Insider secrets for Tokyo travelers
Tokyo, world renowned for its delicious food, entertaining attractions, and colorfully cute characters. Most travelers visit the most obvious spots: Ueno Park, Ueno Zoo, Shinjuku for drinking, shopping in Shibuya, Tokyo Disney Resort, etc., but what about something a little bit out of the ordinary? Well, here is a list of tips for you.
From our reporter in Tokyo – First thing’s first. How do you get WiFi in this country?! Let’s face it, technology controls the world now, and if you’re unplugged from everything you’re going to be horribly stressed out during your stay. Well, believe it or not it’s very readily available.
Now, I know a lot of you have special plans through your country’s phone company, or you’re able to do SIM card swapping. Here’s a bit of advice from personal experience. Please don’t. Although a few succeeded with activating roaming, I have met many, many travelers in Japan who have tried to get service in Japan via their own provider, and guess what. They got it after half of their stay was over, or the just didn’t get it at all. If you try SIM card swapping and you’re dead set on it, by all means please ignore what I’m about to tell you, and just do it. You’re going to spend way more money and time on it than it’s worth, but everyone knows how pig headed people can be about SIM cards.
Ok, now for those of you truly interested in taking advantage of what this country has to offer this is for you, Haneda and Narita Airports have cell phones you can rent and return when your stay is finished. Just fill out the application form, pay the money, and you have both a working phone AND free internet that is CONSTANTLY connected to a Japanese server. (Americans, the internet here is much faster and never crashes in this country.) Just follow the link here.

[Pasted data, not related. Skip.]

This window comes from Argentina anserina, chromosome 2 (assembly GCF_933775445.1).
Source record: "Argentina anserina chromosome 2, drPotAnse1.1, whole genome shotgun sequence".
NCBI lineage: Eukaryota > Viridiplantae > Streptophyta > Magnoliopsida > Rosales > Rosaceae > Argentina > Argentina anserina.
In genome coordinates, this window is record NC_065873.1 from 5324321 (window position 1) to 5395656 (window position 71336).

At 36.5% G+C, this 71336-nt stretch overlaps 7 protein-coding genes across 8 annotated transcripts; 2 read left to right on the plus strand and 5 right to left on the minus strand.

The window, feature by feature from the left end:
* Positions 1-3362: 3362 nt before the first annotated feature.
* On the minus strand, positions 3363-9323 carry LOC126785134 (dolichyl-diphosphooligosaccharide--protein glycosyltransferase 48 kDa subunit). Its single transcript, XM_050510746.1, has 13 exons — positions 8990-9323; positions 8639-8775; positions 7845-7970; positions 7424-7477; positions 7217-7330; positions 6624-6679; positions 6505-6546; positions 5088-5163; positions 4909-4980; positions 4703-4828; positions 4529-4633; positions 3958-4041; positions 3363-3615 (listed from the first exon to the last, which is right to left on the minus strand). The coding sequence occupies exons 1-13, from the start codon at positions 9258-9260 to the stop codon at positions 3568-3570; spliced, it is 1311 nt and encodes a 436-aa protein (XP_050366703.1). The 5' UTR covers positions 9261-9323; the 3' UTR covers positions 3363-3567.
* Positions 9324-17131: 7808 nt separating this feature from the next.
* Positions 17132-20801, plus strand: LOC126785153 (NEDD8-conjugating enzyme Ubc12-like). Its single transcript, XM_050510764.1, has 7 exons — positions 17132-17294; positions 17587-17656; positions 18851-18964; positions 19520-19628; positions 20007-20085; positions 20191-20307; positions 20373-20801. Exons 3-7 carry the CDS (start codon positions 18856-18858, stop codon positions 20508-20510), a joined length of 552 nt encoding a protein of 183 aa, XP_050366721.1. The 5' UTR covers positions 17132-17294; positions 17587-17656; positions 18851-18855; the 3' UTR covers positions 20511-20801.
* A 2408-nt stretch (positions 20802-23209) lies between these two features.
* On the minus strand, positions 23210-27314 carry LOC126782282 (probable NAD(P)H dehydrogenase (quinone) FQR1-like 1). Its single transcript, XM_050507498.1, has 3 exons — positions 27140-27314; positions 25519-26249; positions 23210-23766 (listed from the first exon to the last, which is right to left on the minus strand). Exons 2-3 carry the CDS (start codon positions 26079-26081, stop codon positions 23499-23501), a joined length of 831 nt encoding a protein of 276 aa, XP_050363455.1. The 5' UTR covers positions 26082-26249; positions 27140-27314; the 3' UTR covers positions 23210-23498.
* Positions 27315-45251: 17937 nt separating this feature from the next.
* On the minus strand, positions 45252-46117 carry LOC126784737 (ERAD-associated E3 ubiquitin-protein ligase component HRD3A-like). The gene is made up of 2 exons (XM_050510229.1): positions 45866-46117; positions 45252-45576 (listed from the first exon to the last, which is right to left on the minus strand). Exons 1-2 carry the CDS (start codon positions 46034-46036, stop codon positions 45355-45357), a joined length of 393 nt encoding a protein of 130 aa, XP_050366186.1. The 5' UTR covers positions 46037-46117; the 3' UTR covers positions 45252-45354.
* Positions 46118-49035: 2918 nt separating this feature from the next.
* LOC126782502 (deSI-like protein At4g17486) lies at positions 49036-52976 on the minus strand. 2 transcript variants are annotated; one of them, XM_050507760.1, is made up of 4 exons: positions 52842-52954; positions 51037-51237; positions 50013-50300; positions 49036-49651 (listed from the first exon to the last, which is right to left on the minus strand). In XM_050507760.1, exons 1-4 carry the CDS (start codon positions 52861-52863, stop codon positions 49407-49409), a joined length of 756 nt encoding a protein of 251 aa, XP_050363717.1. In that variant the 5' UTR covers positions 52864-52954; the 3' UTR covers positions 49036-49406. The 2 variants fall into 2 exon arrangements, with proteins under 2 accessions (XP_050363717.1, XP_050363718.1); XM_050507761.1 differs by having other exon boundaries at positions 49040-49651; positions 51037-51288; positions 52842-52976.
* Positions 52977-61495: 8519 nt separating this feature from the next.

Now it’s possible to rent a cell phone or pocket WiFi modem for providers at the major cell phone stores, but it’s a lot less hassle to do so at the airport. Just follow the instructions on the link provided, and you’re good to go. There is even an online application form you can fill out, so your phone can be waiting for you when you arrive.
Some may not super excited about the idea of having to rent a cell phone. Then here’s the option for you if you already have a smartphone. The Olympics are coming to Japan very quickly, so the city is feverishly preparing to make everything comfortable for their foreign visitors. This includes free internet Wifi. This should be available at all of the major stations, but the only thing I can say for sure is that it exists in Shibuya Station. If you exit the station from the Hachiko Exit, go into the underground street. In the hallway you can find the Tourist Information Desk. Show your passport (proving your travel status), and you can get the Wifi password for the city. Now you have access to google maps, and can find any store you want! But do give the application time to catch up, It will get you to your destination, but the streets are narrow, so it will get confused along the way.
This is the Tourist Service Center located underground the Hachiko exit of Shibuya Station. It’s bit difficult to find, so leave the station, cross the Scramble Cross walk to 109 Men’s, and go 2 flights down the subway entrance to find it. It’s located in B2, not B1.
Nothing is more frustrating than having to waste money on train tickets. Luckily Japan understands this well, so there are many kinds of discount tickets available. But first thing’s first, if you’re not sure about train routes you can use Jourdan or Hyperdia. I’ve always gotten better results with Jourdan than Hyperdia, but some people really prefer Hyperdia. Both sites are available in English, and list all possibly routes by fare, distance, and comfort of travel.
Now, let’s talk about train tickets
回数券 (kaisuken) Multiple Trip Tickets
This is the most basic discount in Japan. Basically it means if you buy ten tickets for the same destination they’ll give you one free. It’s not much of a money saver, but if you know that from your hotel you’re going to take the train to Ginza every day for two weeks, it’s at least $2 saved. Now please take note that this doesn’t work for multiple destinations. You can go to the same place ten times, and that’s it. For example, you can go from Minami Senju to Shinjuku ten times one way. So if you use the tickets from your hotel and back, that’s five total trips, and you have one free ticket. Kaisuken is especially used by business people. Anyone here on business is more than likely to be traveling to the same station daily.